Vocational Teachers and In-Company Trainers in Mexico: Under-Trained and Under Pressure

  • Kristina WiemannEmail author
Reference work entry


Mexico enjoys dynamic industrial growth and is seen as one of the world’s largest economic centers. Its demographic profile is favorable to this growth, with nearly one fifth of the population aged 15 to 24. Against this backdrop, vocational education and training (VET) is particularly relevant, yet it enjoys only low status in Mexico. Vocational training is considered an option only for those young people who cannot afford high university fees or who fail the university entrance examinations. Their peers prefer to enter the labor market immediately after finishing school, without “wasting time” on technical education of any kind. Meanwhile, companies complain of the inadequate quality of formal vocational schools, including the low level of qualifications held by teachers.

This study focuses on these issues and aims to shed light on the Mexican educational and VET system. Particular attention is paid to training for vocational school teachers. The study also explores the work of in-company trainers in production companies, their educational background, and how their activities fit into the wider context of the educational system.

The findings show that vocational school teachers are inadequately prepared for their role, since there is no formal training for VET teachers. They also address the demand for well-trained trainers and train-the-trainer provision at company level. Most companies rely for their supply of trainers on workers who, while technically experienced, have not been trained to teach and therefore have little, if any, pedagogical and methodological knowledge. This creates challenges, especially in the manufacturing sector. As production processes become increasingly complex, companies − both national and multinational − are in growing need of skilled workers for their production operations. For specialist positions in particular, task-specific on-the-job-training (OJT) by experienced colleagues is of only limited value. As a consequence, there is a huge demand for methodologically and technically well-qualified trainers to improve in-company training.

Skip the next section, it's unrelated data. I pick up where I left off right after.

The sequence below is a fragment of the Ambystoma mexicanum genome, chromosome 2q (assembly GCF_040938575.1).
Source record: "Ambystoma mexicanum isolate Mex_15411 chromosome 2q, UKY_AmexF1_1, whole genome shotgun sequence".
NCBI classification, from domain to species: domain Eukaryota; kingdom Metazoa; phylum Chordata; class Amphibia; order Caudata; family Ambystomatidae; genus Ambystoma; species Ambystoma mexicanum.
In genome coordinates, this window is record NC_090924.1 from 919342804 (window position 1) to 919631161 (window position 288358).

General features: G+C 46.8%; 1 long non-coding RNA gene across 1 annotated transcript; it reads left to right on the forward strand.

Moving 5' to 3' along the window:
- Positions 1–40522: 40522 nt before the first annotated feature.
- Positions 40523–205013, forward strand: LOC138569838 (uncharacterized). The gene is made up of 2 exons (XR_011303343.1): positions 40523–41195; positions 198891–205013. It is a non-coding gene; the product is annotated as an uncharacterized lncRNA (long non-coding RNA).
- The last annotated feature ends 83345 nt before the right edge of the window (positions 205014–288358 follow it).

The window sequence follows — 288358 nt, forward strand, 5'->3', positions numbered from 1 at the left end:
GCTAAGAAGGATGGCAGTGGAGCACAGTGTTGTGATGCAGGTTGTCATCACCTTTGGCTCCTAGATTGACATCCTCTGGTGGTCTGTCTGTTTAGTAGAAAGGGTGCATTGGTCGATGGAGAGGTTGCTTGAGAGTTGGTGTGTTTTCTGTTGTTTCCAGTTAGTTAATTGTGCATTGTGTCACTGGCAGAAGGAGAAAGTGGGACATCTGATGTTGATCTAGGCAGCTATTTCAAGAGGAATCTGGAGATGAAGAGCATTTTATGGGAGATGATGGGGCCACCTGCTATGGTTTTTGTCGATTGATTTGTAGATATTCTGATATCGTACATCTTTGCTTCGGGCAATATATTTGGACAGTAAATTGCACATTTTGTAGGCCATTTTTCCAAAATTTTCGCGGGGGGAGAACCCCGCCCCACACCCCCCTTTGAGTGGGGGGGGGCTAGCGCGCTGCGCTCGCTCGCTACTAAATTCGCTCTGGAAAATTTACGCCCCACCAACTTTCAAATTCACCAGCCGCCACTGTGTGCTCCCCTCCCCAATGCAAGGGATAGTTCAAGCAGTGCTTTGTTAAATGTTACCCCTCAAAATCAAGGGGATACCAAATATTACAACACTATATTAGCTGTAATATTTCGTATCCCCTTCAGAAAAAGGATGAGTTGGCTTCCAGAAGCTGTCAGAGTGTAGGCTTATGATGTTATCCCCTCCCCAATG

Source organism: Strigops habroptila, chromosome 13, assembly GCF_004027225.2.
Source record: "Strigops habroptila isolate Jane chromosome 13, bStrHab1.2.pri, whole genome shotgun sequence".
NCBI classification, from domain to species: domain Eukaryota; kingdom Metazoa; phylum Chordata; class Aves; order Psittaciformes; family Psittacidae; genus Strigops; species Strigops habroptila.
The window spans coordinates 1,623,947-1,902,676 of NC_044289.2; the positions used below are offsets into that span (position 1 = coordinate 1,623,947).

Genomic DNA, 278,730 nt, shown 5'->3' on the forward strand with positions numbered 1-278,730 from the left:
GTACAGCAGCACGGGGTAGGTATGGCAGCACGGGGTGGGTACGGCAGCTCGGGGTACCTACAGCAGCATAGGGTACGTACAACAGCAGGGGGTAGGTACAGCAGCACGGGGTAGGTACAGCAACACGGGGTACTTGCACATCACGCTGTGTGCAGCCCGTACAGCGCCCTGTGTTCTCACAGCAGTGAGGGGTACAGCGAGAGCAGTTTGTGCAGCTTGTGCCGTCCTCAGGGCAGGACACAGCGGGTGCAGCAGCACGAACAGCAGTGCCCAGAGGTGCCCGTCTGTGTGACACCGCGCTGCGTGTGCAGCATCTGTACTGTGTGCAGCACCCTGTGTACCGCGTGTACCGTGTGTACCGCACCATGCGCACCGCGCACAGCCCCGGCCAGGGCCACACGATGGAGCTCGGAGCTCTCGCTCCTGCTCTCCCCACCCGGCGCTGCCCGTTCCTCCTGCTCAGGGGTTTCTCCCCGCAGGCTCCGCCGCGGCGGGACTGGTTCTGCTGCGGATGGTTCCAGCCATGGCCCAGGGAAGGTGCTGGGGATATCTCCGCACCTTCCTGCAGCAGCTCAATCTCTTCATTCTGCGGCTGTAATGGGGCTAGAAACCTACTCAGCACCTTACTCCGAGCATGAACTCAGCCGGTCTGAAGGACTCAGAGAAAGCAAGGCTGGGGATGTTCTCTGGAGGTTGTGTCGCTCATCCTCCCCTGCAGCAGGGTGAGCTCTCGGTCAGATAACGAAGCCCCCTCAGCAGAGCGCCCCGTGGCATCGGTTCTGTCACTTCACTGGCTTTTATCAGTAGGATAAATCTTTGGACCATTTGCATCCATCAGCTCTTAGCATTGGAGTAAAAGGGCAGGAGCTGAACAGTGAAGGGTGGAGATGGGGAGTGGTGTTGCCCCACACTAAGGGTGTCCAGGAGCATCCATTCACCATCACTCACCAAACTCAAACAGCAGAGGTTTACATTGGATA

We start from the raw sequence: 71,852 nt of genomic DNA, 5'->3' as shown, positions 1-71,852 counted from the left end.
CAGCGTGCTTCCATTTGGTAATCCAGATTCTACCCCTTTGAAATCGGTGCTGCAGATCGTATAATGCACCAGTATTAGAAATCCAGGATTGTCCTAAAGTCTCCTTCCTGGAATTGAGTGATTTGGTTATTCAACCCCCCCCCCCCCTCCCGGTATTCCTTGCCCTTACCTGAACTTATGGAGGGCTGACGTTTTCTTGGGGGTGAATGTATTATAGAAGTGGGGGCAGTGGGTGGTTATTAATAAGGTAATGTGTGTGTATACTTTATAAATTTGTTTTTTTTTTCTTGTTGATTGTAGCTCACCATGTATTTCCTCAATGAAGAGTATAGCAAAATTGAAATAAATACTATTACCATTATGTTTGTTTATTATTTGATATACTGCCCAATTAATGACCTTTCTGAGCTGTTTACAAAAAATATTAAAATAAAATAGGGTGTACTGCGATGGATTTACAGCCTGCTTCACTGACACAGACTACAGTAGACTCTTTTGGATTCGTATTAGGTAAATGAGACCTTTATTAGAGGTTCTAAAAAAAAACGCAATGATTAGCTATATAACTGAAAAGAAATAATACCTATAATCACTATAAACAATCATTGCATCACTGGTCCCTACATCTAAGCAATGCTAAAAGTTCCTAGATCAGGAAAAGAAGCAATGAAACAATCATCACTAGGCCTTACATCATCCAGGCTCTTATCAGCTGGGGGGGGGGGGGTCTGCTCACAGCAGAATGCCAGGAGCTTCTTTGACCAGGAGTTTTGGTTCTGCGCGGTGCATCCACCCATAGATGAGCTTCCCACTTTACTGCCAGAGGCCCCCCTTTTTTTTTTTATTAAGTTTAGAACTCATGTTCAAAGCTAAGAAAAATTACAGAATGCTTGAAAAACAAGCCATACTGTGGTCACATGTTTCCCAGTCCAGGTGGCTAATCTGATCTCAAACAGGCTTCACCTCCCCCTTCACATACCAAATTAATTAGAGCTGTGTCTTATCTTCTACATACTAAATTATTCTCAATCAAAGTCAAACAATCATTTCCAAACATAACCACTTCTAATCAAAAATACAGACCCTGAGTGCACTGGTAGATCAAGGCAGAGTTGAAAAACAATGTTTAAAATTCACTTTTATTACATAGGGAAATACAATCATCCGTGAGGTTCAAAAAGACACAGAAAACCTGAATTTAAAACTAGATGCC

Mexico Teacher Education Educational Reforms Dual Vocational Education and Training 



I gratefully acknowledge financial support for this study as part of the research project “Global strategies and local forms of technical vocational education and training in German multinational companies: A comparison across Emerging Economies” (Grant No. PI 418/5-1). I would like to thank the project partners Matthias Pilz, Martina Fuchs and Judith Wiemann for their constant help and inspiration for this research.


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© Springer Nature Switzerland AG 2019

Authors and Affiliations

  1. 1.Chair of Economics and Business Education and German Research Center for Comparative Vocational Education and Training (G.R.E.A.T.)University of CologneCologneGermany

Section editors and affiliations

  • Volker Wedekind

There are no affiliations available

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